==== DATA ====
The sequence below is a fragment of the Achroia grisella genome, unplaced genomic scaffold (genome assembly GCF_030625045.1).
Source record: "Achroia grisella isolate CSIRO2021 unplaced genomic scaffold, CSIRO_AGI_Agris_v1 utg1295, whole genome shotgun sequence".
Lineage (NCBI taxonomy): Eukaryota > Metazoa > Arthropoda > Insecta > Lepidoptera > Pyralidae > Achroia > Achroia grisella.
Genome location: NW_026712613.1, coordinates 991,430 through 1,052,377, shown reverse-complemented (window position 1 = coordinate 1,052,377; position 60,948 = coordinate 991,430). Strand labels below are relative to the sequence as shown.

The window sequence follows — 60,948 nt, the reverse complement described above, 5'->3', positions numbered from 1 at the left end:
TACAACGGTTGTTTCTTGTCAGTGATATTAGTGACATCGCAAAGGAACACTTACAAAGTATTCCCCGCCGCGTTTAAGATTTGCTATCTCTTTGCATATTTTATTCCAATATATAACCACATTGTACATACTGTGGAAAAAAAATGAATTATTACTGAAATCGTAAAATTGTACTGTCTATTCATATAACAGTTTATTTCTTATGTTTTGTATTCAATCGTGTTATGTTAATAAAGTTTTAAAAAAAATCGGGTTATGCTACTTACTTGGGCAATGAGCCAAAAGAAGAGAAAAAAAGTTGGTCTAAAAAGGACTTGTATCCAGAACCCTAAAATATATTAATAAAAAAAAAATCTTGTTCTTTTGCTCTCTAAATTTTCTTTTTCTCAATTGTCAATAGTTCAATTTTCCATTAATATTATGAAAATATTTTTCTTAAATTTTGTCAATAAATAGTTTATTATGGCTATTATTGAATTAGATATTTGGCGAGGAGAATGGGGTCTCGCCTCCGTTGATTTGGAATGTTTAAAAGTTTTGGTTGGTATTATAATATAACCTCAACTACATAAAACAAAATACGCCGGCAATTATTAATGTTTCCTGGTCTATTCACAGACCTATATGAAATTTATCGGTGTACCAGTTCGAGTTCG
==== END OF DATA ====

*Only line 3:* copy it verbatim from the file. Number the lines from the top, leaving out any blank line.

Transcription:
Lineage (NCBI taxonomy): Eukaryota > Metazoa > Arthropoda > Insecta > Lepidoptera > Pyralidae > Achroia > Achroia grisella.